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University Of Colorado Sued For Religious Discrimination In Vaccine Mandate

University of Colorado

Sixteen students and faculty joined an ongoing lawsuit last week in partnership with the Thomas More Society alleging religious discrimination.


DENVER — Sixteen students and faculty joined an ongoing lawsuit last week in partnership with the Thomas More Society alleging religious discrimination by the University of Colorado in the school’s vaccine mandate.

The plaintiffs, now totaling 18 after a Nov. 2 filing to expand the case, are suing the University of Colorado in federal court after being effectively denied religious exemptions to mandatory vaccination against COVID-19. The original lawsuit was filed on Sept. 29.

“This is a simple issue,” said Thomas More Society Senior Counsel Peter Breen in a press release. “The university has clearly violated the rights of its employees and students by agreeing to accommodations for those with health-based objections to the COVID vaccine but reusing to accommodate those with religious exemptions.”

The lawsuit includes 13 faculty plaintiffs ranging from physicians, educators, and administrators with five students suing the University of Colorado Board of Regents, the university president, and chancellor of the university’s Anschutz School of Medicine. The new complaint raises objections from a Catholic doctor and Buddhist student who have declined the vaccine.

The lawsuit was filed days after a 27-year-old nursing student was un-enrolled from the university’s nursing program after administrators reneged on their offer of a religious exemption.

When Caroline Pinto, who is not identified as a plaintiff in the lawsuit against the school, returned for her second semester at the Anschutz Medical Campus, she quickly became a second-class citizen on campus. She was forced to follow a strict regimen of questionnaires and weekly testing. Pinto’s religious exemption remained contingent on her compliance, which also included social distancing at all times both indoors and outdoors while wearing a mask. The only exception was when she was outside more than 10 feet from others.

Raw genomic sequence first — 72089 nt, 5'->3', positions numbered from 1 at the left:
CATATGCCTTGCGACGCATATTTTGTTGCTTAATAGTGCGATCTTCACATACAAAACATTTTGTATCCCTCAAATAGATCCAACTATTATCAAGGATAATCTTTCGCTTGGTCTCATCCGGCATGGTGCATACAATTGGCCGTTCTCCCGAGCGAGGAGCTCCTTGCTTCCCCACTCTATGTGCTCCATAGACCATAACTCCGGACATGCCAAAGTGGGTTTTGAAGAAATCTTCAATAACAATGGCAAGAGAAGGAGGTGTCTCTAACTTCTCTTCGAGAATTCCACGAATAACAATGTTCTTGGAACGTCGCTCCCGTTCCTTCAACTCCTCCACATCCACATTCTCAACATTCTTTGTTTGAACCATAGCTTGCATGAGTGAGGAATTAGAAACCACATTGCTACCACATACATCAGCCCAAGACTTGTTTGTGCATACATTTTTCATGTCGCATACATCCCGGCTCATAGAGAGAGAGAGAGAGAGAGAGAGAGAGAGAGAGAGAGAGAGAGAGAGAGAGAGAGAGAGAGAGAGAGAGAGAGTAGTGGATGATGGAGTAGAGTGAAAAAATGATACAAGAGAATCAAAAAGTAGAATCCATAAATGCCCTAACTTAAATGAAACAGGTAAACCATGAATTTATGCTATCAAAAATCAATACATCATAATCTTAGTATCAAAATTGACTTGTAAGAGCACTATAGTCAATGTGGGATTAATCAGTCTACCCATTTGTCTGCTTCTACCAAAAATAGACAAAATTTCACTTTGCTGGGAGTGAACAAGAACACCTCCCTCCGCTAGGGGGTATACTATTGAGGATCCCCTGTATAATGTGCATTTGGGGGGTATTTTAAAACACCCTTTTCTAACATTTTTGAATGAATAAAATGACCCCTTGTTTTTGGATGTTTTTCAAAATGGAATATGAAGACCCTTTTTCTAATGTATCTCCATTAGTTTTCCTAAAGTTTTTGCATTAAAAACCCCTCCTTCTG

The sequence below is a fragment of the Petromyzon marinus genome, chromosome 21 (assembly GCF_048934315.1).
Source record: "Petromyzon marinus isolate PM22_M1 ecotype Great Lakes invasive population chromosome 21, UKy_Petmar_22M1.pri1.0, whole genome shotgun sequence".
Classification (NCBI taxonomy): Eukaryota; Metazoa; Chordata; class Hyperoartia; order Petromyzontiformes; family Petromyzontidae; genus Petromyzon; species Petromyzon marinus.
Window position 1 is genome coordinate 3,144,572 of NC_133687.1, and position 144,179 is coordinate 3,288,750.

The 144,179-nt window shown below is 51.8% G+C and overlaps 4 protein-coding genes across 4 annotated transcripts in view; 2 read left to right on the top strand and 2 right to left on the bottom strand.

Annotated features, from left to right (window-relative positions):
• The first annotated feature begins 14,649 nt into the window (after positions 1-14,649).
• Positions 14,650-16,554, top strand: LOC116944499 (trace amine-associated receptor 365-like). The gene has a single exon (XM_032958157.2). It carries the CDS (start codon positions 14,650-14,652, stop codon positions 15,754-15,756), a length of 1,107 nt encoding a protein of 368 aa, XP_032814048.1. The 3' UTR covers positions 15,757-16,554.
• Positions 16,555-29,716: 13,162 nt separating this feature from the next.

“I heard I was in compliance,” Pinto told The Federalist in a September interview after she checked for reassurance with the school.

Just days into the semester, however, the school escalated its demands for students to remain enrolled without vaccination. After Pinto submitted a more than 800-word essay on her religious objections within the three-day timeline given by the school, the university un-enrolled her anyway.

“Our vaccination policy is critical to provide a safe and healthy place for our students to learn, our patients to receive care, and our faculty and staff to work,” the university wrote to The Federalist in a statement. “Each year, our faculty members provide care for more than 2 million patients and our mandatory vaccination requirement offers the best way to protect the patients in their care. We have adopted this policy in recognition of our responsibility to provide public health leadership in our state and beyond.”